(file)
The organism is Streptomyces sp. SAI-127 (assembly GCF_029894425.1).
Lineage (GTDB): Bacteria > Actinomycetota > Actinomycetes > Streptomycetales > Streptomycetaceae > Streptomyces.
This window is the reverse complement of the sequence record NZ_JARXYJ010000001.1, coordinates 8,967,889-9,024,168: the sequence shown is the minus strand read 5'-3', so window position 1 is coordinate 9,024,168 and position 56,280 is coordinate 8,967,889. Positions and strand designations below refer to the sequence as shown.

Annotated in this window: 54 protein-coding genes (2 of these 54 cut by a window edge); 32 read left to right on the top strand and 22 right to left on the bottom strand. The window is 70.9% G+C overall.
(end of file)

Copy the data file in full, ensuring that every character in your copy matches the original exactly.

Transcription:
The organism is Streptomyces sp. SAI-127 (assembly GCF_029894425.1).
Lineage (GTDB): Bacteria > Actinomycetota > Actinomycetes > Streptomycetales > Streptomycetaceae > Streptomyces.
This window is the reverse complement of the sequence record NZ_JARXYJ010000001.1, coordinates 8,967,889-9,024,168: the sequence shown is the minus strand read 5'-3', so window position 1 is coordinate 9,024,168 and position 56,280 is coordinate 8,967,889. Positions and strand designations below refer to the sequence as shown.

Annotated in this window: 54 protein-coding genes (2 of these 54 cut by a window edge); 32 read left to right on the top strand and 22 right to left on the bottom strand. The window is 70.9% G+C overall.